Global Cities +SocialGood: The Future City

By 2050, 70 percent of humanity will live in urban environments, the most significant change in humanity’s living conditions since the shift from hunting-gathering to agriculture. But what does this number really mean? How will cities change—and change us—in response to this influx of people?

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  1. Diplomatic Courier’s July 9th summit on “GlobalCities +SocialGood: The Future City” brought together mayors, urban designers, policy makers, and visionaries to discuss what the future of the global city will bring. Several themes echoed through the discussions: 1)resiliency and conscious living will become ever more important to the health and survival of our cities; 2) technology will be a key tool in creating the future city, but will not and should not supplant face-to-face interaction; and3) more than ever, local leaders must thing beyond the city borders, and learn to think global, act local.

    “Aristotle said, ‘Most people think that a state, in order to be happy, ought to be large. But even if they are right, they have no idea what is a large and what is a small state. For they judge the size of the city by the number of inhabitants, whereas they ought to regard not their number but their power.’ In an age of globalization, cities are increasingly becoming global cities. But the global city is not just characterized by its number of inhabitants,” Ana C. Rold, Editor-in-Chief of DiplomaticCourier, said in her opening remarks.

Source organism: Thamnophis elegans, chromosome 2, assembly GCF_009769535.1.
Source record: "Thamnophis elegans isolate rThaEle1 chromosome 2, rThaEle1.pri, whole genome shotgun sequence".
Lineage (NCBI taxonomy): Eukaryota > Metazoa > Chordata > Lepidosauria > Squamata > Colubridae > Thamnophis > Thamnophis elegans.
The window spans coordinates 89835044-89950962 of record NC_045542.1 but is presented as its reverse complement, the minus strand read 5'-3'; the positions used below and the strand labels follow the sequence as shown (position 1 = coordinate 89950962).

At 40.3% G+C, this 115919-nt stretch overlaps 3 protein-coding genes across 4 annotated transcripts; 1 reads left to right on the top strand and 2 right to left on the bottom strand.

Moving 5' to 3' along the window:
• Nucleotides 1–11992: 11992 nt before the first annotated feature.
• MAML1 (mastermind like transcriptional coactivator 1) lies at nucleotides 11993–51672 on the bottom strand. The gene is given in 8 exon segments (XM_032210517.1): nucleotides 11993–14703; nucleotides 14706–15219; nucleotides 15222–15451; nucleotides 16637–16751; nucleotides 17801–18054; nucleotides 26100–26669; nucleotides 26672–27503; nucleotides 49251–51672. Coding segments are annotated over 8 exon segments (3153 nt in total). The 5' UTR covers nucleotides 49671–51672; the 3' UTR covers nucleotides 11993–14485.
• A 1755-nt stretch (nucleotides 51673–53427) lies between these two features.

Reid Detchon, Vice President forEnergy and Climate at the United Nations Foundation, explaining his interest in the future of global cities, stated, “If you want to tackle the problem of energy and climate, you must think carefully about how that plays out in cities. Everything becomes more efficient in cities; they are a big part of the answer [to climate change.]”
  2. Marek Gootman, Director of The Global Cities Initiative at The Brookings Institution, spoke on the importance of cities in economic growth, and encouraged cities to take a long-term approach to international engagement.
  3. @marekgootman of @brookingsmetro being interviewed by @devexrolf at today's conference about "What makes a city a global city?" "Being a global city is accessible to any city...cities drive almost 90% of patents, and advance industries." #sotrue #globalization #futurecity
    @marekgootman of @brookingsmetro being interviewed by @devexrolf at today's conference about "What makes a city a global city?" "Being a global city is accessible to any city...cities drive almost 90% of patents, and advance industries." #sotrue #globalization #futurecity
  4. As the world becomes ever more globalized, cities and their leaders are playing an ever more important role in international politics and decision-making. But too many cities do not take advantage of the opportunities to think globally and act locally. With Sister Cities International, Diplomatic Courier brought together mayors from some of the most forward-thinking cities in the United States to discuss how cities can leverage international relationships.

    Mayor Michael Nutter of the City of Philadelphia, Mayor Marilyn Strickland of the City of Tacoma, and Brad Cole, former Mayor of Carbondale, Illinois and Chairman Emeritus of Sister Cities International, sat down with Mary Kane, President and CEO of Sister Cities International.
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